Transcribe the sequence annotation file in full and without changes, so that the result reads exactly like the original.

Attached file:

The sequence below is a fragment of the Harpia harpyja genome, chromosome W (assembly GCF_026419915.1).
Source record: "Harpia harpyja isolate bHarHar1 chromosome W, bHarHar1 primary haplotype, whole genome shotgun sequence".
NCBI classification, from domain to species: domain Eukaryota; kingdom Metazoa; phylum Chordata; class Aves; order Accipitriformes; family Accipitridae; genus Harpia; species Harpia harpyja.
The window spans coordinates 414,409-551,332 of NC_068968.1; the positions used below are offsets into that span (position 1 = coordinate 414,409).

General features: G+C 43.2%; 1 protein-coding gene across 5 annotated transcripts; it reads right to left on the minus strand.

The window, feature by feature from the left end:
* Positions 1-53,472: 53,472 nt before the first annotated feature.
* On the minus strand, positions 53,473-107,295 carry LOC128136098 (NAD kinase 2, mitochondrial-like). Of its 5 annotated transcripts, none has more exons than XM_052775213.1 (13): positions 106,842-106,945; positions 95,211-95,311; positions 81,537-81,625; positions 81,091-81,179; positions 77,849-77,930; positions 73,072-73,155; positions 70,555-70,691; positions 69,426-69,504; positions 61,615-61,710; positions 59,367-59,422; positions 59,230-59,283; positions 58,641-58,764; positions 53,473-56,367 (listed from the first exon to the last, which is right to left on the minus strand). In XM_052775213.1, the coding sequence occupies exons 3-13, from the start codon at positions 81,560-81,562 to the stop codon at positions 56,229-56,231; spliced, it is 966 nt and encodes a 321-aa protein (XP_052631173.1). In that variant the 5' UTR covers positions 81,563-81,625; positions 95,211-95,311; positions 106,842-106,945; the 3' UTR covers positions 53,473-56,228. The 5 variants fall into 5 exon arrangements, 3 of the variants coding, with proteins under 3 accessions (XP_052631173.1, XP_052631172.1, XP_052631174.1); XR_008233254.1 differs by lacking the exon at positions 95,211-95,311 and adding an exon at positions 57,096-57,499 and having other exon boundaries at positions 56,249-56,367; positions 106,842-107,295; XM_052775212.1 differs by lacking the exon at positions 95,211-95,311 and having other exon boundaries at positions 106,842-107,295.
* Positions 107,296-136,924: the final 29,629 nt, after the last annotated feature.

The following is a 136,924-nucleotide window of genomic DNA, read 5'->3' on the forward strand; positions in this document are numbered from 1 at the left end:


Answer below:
The sequence below is a fragment of the Harpia harpyja genome, chromosome W (assembly GCF_026419915.1).
Source record: "Harpia harpyja isolate bHarHar1 chromosome W, bHarHar1 primary haplotype, whole genome shotgun sequence".
NCBI classification, from domain to species: domain Eukaryota; kingdom Metazoa; phylum Chordata; class Aves; order Accipitriformes; family Accipitridae; genus Harpia; species Harpia harpyja.
The window spans coordinates 414,409-551,332 of NC_068968.1; the positions used below are offsets into that span (position 1 = coordinate 414,409).

General features: G+C 43.2%; 1 protein-coding gene across 5 annotated transcripts; it reads right to left on the minus strand.

The window, feature by feature from the left end:
* Positions 1-53,472: 53,472 nt before the first annotated feature.
* On the minus strand, positions 53,473-107,295 carry LOC128136098 (NAD kinase 2, mitochondrial-like). Of its 5 annotated transcripts, none has more exons than XM_052775213.1 (13): positions 106,842-106,945; positions 95,211-95,311; positions 81,537-81,625; positions 81,091-81,179; positions 77,849-77,930; positions 73,072-73,155; positions 70,555-70,691; positions 69,426-69,504; positions 61,615-61,710; positions 59,367-59,422; positions 59,230-59,283; positions 58,641-58,764; positions 53,473-56,367 (listed from the first exon to the last, which is right to left on the minus strand). In XM_052775213.1, the coding sequence occupies exons 3-13, from the start codon at positions 81,560-81,562 to the stop codon at positions 56,229-56,231; spliced, it is 966 nt and encodes a 321-aa protein (XP_052631173.1). In that variant the 5' UTR covers positions 81,563-81,625; positions 95,211-95,311; positions 106,842-106,945; the 3' UTR covers positions 53,473-56,228. The 5 variants fall into 5 exon arrangements, 3 of the variants coding, with proteins under 3 accessions (XP_052631173.1, XP_052631172.1, XP_052631174.1); XR_008233254.1 differs by lacking the exon at positions 95,211-95,311 and adding an exon at positions 57,096-57,499 and having other exon boundaries at positions 56,249-56,367; positions 106,842-107,295; XM_052775212.1 differs by lacking the exon at positions 95,211-95,311 and having other exon boundaries at positions 106,842-107,295.
* Positions 107,296-136,924: the final 29,629 nt, after the last annotated feature.

The following is a 136,924-nucleotide window of genomic DNA, read 5'->3' on the forward strand; positions in this document are numbered from 1 at the left end: